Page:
Emilyro, I think the way you look at sex is part of the problem. Who are you to say how someone should look at sex or that their way of looking at it is wrong? That is what has led us to this seemingly crisis of morality in the US. The answer, historically, has not been to become more oppressive, but less. Who cares who objectifies sex? What is so sacred about it other than the church tells you it is? That doesn't make it so. I believe so strongly in that statement, I am going to say it twice. Just because the church says so, doesn't make it so. If there are two consenting adults, I don't care what they do. Lines should only be drawn when ppl are actually harmed. There is nothing wrong with the thrill of the chase. Many a great love story begins with some obnoxious guy not giving up. It is the girl's right to say no and that is what she should do if she doesn't want it. If the guy doesn't respect that then that is a totally different story than what is being told in this song. Talking about blurred lines.
As a woman that has raised one son and two daughters, and is married, I am compelled to ring in with my two cents. Let’s face it, our culture has somewhat gone to hell in a hand basket, so to speak. The goings on with Robin and Miley was gross, but it was Miley that was gross. She was the one making all the crude looks and disgusting movements and it was not a depiction of the song. The song talks about a “hard to get” woman, and she was hardly that. She gets 100% responsibility for that. People want to step up and say she is a 20 year old and he is 36, he should know better. She has been in the crude business far longer than Robin Thicke has. She is messed up and that is not Robin’s fault, nor is he responsible for protecting her, as I doubt she would take anyone protecting her. That was her father’s job back in the day he was letting her take kinky photos when she was 15.
I cringe when I read that Robin’s song promotes “rape culture” when it is really about a man that wants to get a bit kinky with a girl and yes, he is trying to talk her into it, but that is life. We negotiate our will on thousands of levels every day. When it goes sideways is when a “no” isn’t respected and a person takes what they want anyway. This song does not communicate that. I hate to think of what would happen in my own love life if every time my husband and I had sex, he had to be all proper about it. Sometimes, people just want to get nasty and there is nothing wrong with that and that is what, I think, this song is about, not rape. Robin is talking about someone that thinks she is a “good girl” and telling her it’s okay if she wants to get nasty. It is a rebellion against a prude religious culture that would teach that sex is “bad” kind of thing. The pendulum swings wide. Is this a song that should be playing on the radio and idolized by people? I don’t know, but, as a nation, we are trying to find balance with it all because religious prudishness has brought its own set of problems and this is part of that process. But healing doesn’t come with finger pointing and blame without first understanding part of where behavior comes from in the first place.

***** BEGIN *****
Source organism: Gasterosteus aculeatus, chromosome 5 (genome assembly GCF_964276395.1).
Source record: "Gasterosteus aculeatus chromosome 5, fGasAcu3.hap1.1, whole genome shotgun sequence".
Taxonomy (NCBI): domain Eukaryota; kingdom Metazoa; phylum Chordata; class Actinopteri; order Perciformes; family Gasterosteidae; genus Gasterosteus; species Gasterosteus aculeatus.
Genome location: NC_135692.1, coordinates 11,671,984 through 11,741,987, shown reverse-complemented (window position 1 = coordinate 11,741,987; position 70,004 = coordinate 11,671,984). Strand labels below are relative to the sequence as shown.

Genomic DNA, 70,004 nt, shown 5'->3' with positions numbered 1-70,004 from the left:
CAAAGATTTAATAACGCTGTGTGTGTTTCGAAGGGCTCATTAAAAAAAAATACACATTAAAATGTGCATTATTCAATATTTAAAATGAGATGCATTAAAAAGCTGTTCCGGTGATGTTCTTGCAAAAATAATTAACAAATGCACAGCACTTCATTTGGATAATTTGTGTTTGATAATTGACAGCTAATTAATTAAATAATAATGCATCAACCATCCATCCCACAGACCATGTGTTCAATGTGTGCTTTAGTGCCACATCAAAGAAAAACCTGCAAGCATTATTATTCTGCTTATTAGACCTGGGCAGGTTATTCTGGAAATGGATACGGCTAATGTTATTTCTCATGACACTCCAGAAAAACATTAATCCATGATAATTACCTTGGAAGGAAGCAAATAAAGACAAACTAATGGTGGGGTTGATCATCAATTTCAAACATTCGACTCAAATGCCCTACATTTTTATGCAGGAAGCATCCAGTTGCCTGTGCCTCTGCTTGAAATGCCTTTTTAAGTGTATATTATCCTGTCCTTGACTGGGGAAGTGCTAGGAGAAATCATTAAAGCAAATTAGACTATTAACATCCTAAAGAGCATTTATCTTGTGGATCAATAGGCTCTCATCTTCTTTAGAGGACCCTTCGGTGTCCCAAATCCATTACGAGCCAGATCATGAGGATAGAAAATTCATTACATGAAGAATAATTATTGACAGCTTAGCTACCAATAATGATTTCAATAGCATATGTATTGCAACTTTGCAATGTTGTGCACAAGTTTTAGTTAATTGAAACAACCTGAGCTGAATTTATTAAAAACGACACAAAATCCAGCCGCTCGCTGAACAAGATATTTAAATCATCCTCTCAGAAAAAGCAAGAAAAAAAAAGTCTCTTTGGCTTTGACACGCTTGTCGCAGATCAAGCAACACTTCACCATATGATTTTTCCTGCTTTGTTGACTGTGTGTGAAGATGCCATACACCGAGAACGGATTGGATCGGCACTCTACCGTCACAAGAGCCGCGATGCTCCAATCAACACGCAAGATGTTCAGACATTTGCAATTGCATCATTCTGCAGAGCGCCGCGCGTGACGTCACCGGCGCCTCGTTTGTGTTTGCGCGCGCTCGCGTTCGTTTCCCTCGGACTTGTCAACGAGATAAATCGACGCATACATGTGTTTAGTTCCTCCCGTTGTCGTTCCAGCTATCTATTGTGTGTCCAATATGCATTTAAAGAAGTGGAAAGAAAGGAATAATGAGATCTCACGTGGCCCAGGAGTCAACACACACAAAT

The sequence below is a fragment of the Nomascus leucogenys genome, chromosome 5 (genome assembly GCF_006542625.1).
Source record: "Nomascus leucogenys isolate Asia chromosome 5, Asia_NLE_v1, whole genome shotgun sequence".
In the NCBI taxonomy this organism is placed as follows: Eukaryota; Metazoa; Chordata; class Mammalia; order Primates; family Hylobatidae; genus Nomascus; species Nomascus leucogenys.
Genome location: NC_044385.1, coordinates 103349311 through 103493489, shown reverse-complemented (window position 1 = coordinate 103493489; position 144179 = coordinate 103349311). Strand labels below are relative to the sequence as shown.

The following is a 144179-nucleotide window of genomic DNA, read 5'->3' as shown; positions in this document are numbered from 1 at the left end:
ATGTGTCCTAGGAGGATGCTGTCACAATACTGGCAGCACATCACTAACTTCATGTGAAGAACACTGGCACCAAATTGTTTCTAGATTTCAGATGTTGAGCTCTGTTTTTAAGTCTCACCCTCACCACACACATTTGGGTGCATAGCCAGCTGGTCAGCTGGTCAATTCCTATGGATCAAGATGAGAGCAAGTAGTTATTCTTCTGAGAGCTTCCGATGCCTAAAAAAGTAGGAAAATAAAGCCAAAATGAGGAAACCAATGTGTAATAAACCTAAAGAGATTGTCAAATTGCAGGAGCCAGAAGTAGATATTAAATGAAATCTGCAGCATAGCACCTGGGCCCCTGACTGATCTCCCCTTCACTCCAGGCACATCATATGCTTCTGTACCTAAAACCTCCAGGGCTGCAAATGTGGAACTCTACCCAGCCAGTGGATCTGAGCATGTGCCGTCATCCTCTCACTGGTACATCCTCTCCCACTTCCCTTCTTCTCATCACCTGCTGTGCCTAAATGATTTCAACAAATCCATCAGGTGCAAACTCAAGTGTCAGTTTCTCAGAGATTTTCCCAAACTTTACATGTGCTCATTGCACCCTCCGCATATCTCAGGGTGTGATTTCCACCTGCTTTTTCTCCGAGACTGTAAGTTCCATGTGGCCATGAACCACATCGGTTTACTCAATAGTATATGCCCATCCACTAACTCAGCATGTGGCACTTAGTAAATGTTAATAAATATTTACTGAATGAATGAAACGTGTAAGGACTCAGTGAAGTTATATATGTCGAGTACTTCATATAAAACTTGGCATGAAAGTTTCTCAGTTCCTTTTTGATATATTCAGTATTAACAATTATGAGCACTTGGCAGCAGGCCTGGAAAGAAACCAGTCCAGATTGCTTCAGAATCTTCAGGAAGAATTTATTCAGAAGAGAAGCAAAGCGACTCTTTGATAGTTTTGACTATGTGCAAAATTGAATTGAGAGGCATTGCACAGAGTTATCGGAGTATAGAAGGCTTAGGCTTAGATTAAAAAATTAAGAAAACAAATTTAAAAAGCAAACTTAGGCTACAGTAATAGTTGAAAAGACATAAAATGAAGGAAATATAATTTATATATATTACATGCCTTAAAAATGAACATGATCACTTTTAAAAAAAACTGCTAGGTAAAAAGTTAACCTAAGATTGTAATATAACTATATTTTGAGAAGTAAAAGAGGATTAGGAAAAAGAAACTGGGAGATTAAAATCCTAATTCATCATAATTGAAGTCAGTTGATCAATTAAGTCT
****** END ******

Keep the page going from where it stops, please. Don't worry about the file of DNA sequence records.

See, you open the box on one issue and then try to wrap it up in a bow, and it doesn’t really work. Talk about the rape culture and you can’t not talk about how the religious culture has contributed to that. And honestly, until that is addressed, getting all over Robin Thicke about it isn’t going to change a thing. The words of his song are being taken out of context and if you still don’t approve of them, he is a symptom, not the problem.
FYI, statistically, countries with a more open position on sexual activity and nudity have lower instances of rape (crime in general actually), lower teen pregnancy and lower cases of child molestation (information gathered by the UN). A thought to ponder.